The collaboration trend in beer is one that needs reconsideration as they are often beers of dubious worth.
Trends in beer are impossible to avoid. Like any consumable, things fall into and out of favour. Beer is no different in that styles, methods and flavours come into fashion and fade away as well. Outliers will remain, but change is constant and impossible to avoid.
In recent years we’ve seen trends in incredibly bitter beers, highly aromatic beers that are late and dry hopped heavily, sour beers, and barrel aged beers. Many of these beers are considered mandatory in a modern brewery’s lineup, whether they are standard or seasonal offerings. While new trends are notoriously difficult to predict, there is a market segment that is quickly becoming relevant to the industry.
The collaboration beer is often overlooked by many, and the number of offerings available to the consumer is on the rise. Recently we have seen an upturn in the numbers of these beers, and they are likely to increase for some time to come.
Just what is a collaboration beer? While there is a decided lack of a solid definition, the general premise is that two breweries work together to develop a beer, and release it with the branding of each. The mechanics of each individual collaboration beer vary greatly, but here are a few examples. Sometimes a brewer will visit another, brainstorm and then produce a beer at one brewery. This is the typical model, but some go in a far different direction, with both breweries using the same recipe but brewing in their own facility for example. We’ve seen this done many times, but some take it even further where each uses its own yeast strain, thus creating two very different beers. There are a multitude of ways that a collaboration that can be done, and while the details are important, these are beyond the scope of this article to list in exhaustive detail. As would be expected though, the consumer is typically asked to pay more than the norm for these beers, sometimes substantially more than average.
Perhaps one of the most interesting (and I would argue one of the best) collaborations is Ovila beers from Sierra Nevada that are high quality and a portion of the profits go to a higher calling. The collaboration in this case is not a brewery, but rather Monks that provide a portion of the raw ingredients.
But back to the point of this piece. I am going on the record here to say that collaboration beers are largely over-hyped, underperforming beers that need a serious re-thinking.
I’ve heard some attack collaboration beers as a chance for brewers to play hookey and drink beer together, but that is of no real concern. What should be a concern to many is that a great number of collaboration beers simply are not good enough.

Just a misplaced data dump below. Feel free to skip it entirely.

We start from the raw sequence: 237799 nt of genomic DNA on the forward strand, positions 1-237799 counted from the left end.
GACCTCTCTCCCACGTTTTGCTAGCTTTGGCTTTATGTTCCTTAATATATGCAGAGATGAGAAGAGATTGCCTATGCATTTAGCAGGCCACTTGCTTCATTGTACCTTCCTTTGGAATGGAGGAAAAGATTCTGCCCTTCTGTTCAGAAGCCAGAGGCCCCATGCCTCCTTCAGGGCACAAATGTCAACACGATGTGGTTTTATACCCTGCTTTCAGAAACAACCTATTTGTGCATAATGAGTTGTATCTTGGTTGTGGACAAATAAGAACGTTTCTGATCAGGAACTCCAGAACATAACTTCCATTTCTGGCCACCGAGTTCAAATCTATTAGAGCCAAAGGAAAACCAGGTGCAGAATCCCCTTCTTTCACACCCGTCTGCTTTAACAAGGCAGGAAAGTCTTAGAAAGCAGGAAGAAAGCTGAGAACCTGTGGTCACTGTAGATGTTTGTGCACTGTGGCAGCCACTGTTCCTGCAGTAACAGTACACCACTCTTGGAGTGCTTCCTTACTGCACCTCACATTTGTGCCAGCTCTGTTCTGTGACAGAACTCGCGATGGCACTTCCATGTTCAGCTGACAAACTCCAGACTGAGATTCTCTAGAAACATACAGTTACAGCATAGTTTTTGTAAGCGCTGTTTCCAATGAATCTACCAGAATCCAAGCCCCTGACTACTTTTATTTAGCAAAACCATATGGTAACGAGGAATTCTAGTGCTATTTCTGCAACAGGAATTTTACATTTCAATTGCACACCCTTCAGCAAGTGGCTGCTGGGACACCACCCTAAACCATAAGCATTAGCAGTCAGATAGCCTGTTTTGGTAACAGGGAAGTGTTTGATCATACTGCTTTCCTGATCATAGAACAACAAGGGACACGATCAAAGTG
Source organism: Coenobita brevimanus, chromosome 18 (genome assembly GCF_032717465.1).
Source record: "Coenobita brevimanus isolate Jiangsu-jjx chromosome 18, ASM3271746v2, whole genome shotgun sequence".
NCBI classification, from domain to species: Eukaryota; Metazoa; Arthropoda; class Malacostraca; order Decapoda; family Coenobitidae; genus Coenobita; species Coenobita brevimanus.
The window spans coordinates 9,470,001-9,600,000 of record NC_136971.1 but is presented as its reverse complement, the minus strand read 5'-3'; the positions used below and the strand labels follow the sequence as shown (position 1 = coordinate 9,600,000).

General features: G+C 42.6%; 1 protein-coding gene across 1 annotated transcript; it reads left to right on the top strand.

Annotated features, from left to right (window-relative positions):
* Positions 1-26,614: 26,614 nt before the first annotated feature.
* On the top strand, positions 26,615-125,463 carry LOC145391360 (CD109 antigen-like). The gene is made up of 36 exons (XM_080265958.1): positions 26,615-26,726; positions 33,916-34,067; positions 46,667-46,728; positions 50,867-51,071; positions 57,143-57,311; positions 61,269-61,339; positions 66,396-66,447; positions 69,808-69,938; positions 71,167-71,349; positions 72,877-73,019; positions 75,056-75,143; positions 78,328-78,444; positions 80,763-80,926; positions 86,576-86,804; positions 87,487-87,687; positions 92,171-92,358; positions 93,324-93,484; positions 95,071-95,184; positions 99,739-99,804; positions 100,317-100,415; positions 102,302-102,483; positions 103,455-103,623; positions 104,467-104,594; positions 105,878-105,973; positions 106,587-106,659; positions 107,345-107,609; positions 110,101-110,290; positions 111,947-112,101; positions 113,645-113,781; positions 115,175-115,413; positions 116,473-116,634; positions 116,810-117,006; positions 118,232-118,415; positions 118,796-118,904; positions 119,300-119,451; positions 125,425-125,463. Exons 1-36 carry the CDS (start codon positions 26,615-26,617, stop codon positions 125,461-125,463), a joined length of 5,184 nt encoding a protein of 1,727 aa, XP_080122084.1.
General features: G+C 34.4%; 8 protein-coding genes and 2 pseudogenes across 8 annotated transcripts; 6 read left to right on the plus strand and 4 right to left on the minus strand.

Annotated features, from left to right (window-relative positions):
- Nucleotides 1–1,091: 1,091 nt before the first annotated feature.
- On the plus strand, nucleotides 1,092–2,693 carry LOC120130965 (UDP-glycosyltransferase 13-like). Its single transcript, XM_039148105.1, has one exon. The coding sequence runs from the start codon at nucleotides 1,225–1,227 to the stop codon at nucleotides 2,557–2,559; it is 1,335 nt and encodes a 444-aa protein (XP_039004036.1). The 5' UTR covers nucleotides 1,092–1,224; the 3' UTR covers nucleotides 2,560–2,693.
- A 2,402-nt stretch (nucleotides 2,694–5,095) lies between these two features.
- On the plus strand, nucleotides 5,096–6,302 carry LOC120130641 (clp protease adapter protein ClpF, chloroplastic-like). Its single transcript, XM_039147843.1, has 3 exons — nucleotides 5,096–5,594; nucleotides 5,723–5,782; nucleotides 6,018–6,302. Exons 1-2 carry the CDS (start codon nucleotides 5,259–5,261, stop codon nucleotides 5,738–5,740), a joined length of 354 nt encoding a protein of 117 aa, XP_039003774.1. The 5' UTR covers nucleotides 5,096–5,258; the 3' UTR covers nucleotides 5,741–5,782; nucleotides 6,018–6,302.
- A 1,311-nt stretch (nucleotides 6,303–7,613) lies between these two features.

One would expect that if a beer worthy of two sets of credentials is being produced, then the resultant beer should be something truly special. The nature of its ‘specialness’ is certainly variable, from process, to ingredients, to inspiration or even pushing an envelope of some sort. The point is that the beer is one that should be something special, worthy of extra consideration (and of course price) and something that the collaborators likely would not have produced on their own. This glut of collaboration beers is likely to increase in the future as it is profitable for the breweries in question, and has great potential for marketing the companies in question.
In a large number of cases, collaboration beers are simply not as good as they should be. I use ‘good’ in this case to denote uniqueness, rarity, pushing limits, and not as a measure of technical quality – which should be excellent and should go without being said.
Often we see collaboration beers that simply don’t bring much of true interest to the consumer. I have had many collaboration beers lately (let’s call it research) and an example that comes to my mind was a pilsner style brew that was slightly higher ABV than the norm. The beer itself was a good one, but at only slightly higher strength than the norm, really wasn’t anything special enough to merit mention as a special offering. To be truly honest, any good professional brewer should be able to produce a decent pilsner-style beer and merely upping the strength of it is not that much harder. It certainly isn’t necessary to involve another brewery to add a little more base malt and hops.
Similar under-performing beers can be found in many other collaboration beers, and this is not to speak of beers produced for cultural phenomena such as movies, television shows and the like which are often a great letdown to craft beer fans. The issue, like many in craft beer, is tied in to education.
Craft beer fans need to appreciate that certain collaboration beers are not up to snuff, and we need to speak up. We need to encourage brewers to experiment, but we also need to let them know that they need to put out products that are worthy of extra attention and our spending money.
Will I continue to buy collaboration beer? Of course I will, and I will encourage others to do the same. We as consumers though, need to separate the wheat from the chaff by not throwing money at “special” beers that really aren’t all that “special.”
By reinforcing the production of good quality collaborations and avoiding the more mundane offerings, we can exert a large measure of change over the future of collaboration beers. And this change is needed to move beer to better and better places, which is something that is to benefit all.